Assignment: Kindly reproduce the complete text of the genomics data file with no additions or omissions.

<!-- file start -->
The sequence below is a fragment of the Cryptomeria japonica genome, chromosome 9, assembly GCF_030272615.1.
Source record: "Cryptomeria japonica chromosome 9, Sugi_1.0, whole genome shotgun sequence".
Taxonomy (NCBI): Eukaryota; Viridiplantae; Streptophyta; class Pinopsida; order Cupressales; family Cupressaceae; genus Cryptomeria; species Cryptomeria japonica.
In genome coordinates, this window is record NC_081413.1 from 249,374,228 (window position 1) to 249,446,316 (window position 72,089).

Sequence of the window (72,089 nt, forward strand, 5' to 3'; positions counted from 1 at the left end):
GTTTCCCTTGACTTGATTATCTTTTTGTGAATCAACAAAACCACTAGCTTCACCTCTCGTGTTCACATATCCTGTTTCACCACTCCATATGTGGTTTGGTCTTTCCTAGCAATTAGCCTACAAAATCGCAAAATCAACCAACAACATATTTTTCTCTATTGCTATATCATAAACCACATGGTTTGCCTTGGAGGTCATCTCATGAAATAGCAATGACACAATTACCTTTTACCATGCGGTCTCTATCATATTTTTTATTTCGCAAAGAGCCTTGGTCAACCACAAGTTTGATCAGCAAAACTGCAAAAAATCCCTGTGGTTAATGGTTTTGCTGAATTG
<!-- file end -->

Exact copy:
The sequence below is a fragment of the Cryptomeria japonica genome, chromosome 9, assembly GCF_030272615.1.
Source record: "Cryptomeria japonica chromosome 9, Sugi_1.0, whole genome shotgun sequence".
Taxonomy (NCBI): Eukaryota; Viridiplantae; Streptophyta; class Pinopsida; order Cupressales; family Cupressaceae; genus Cryptomeria; species Cryptomeria japonica.
In genome coordinates, this window is record NC_081413.1 from 249,374,228 (window position 1) to 249,446,316 (window position 72,089).

Sequence of the window (72,089 nt, forward strand, 5' to 3'; positions counted from 1 at the left end):
GTTTCCCTTGACTTGATTATCTTTTTGTGAATCAACAAAACCACTAGCTTCACCTCTCGTGTTCACATATCCTGTTTCACCACTCCATATGTGGTTTGGTCTTTCCTAGCAATTAGCCTACAAAATCGCAAAATCAACCAACAACATATTTTTCTCTATTGCTATATCATAAACCACATGGTTTGCCTTGGAGGTCATCTCATGAAATAGCAATGACACAATTACCTTTTACCATGCGGTCTCTATCATATTTTTTATTTCGCAAAGAGCCTTGGTCAACCACAAGTTTGATCAGCAAAACTGCAAAAAATCCCTGTGGTTAATGGTTTTGCTGAATTG